for prolonged periods of time, you would be potentially looking at more concerns about growth and therefore more speculation that banks would have to cut interest rates, so it could be a game changer, but again it very much depends on how this pans out over the next few days and weeks. the times has a bigger piece in their business section of gold hitting a near seven—year high. tell us hitting a near seven—year high. tell us about why this is seen as such a safe haven. over the last 30 years gold has had a very difficult relationship with the term safe haven. if you go back hundreds or thousands of years it has traditionally been a safe haven but in the last 30 years many investors say, why do we need to buy gold? why would i do that when they have to pay storage costs, insurance, when actually you could buy some government debt, government bonds in the us. but actually last year it is quite interesting because a very
strong proportion of what we call fixed income assets which are bonds became negative yielding and because of that gold became more interesting for investors. let's see if that continues stopping let's move away from the middle east and talk about tech, because the eu are proposing new rules of digital service law, but there is some resistance not surprisingly from big tech companies. there is, and probably this story will run for years. the eu's digital services act, the new rules will probably propose that companies are legally liable for the illegal content. and the lobbying group and google, saying if you do that, if you make us personally liable, and this could be some executive, then actually you have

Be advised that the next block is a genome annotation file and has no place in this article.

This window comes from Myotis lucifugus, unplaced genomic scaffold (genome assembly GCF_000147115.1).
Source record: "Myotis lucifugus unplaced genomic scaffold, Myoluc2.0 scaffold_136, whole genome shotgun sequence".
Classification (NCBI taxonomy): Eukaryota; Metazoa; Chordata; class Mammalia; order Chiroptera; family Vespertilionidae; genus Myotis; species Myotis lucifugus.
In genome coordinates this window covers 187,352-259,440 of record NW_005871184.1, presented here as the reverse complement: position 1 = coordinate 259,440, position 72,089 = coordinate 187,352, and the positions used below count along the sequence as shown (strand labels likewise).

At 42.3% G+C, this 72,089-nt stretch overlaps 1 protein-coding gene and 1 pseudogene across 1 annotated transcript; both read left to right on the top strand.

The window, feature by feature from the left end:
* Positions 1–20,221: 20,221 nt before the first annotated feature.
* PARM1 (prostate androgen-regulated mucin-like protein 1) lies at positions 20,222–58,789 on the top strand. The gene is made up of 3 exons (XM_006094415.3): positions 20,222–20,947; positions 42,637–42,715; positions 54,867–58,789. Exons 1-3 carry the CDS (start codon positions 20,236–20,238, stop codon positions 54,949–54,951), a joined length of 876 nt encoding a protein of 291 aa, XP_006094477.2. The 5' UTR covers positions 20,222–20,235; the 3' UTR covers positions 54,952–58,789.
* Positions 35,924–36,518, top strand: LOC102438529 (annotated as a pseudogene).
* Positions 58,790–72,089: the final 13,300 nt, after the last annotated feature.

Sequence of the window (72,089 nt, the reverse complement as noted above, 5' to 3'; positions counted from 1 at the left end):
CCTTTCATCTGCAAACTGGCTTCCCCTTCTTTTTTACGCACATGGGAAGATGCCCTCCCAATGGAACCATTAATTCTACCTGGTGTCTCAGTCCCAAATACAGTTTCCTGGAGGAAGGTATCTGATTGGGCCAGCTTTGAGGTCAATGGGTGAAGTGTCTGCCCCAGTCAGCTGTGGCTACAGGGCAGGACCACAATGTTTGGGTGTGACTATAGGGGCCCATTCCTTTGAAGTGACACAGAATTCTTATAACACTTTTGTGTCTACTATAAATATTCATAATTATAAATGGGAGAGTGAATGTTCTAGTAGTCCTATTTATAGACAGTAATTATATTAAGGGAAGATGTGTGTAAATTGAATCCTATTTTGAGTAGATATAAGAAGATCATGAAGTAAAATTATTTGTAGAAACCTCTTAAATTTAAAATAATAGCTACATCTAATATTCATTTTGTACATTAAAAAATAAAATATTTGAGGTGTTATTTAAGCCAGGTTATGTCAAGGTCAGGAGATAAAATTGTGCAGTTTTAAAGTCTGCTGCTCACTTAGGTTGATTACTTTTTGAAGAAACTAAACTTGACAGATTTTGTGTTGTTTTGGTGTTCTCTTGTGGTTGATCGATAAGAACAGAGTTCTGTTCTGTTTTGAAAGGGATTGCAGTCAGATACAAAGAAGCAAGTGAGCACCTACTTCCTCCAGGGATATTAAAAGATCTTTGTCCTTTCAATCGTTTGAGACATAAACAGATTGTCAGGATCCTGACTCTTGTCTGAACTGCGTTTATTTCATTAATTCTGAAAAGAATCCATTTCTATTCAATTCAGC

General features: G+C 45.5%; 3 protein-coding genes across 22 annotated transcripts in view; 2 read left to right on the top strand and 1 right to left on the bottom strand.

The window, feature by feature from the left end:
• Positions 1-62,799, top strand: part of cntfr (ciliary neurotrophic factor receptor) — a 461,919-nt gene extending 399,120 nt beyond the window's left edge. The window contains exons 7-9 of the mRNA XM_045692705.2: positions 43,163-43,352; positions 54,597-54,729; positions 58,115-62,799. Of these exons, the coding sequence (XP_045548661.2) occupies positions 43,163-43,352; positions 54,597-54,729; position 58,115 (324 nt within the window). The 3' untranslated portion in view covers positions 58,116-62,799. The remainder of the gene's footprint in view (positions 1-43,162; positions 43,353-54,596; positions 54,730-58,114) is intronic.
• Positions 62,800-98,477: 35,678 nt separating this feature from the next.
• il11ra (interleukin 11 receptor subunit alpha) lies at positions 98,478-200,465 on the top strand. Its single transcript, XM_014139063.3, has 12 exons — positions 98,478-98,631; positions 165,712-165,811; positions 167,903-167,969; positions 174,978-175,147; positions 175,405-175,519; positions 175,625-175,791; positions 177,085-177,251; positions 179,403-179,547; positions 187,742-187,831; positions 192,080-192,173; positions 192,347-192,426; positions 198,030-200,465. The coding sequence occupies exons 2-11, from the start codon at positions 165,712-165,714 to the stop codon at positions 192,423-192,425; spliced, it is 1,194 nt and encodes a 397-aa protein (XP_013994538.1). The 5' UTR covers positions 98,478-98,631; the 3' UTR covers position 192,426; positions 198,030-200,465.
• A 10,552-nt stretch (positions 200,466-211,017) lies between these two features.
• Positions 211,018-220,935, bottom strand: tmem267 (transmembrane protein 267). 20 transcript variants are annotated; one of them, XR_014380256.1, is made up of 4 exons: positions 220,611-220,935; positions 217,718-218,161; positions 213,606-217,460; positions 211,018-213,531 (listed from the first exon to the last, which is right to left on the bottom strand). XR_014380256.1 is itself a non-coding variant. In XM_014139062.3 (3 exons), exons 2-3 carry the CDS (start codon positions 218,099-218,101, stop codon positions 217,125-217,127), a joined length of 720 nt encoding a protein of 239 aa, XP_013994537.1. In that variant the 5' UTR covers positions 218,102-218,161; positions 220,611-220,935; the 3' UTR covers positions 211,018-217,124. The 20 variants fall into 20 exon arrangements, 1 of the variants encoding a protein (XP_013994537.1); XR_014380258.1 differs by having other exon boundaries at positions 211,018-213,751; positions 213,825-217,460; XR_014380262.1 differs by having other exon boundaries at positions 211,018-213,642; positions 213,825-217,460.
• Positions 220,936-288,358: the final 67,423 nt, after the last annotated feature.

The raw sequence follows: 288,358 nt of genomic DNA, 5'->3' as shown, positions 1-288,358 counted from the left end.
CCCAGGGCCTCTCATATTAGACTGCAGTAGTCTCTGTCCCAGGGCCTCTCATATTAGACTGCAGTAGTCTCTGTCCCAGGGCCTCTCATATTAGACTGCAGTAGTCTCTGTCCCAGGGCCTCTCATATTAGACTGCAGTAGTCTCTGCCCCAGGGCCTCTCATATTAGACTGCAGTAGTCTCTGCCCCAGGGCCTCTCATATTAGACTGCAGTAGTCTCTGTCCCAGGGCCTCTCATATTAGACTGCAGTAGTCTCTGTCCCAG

created a disincentive for us to creep proactive to uncover the illegal content. they are saying yes, we do need of course to have some accountability but not necessarily personal accountability. but it is quite clear that these arguments could run, they have been running for a while. for years they have been trying to discuss this. meanwhile, the debate rages on about more regulation, but one imagines the lobbyist are extremely powerful on this. they certainly have a lot of money behind them so from that position, yes they will be powerful. where do you think this will go? will there be a sorting out of this in the immediate future or is it going to be something that drags on and the big tech companies just grow in their power and strength and are able to resist it even more?” in their power and strength and are able to resist it even more? i would hope that there would be some degree of compromise. clearly the hate stuff, the child sexual content, has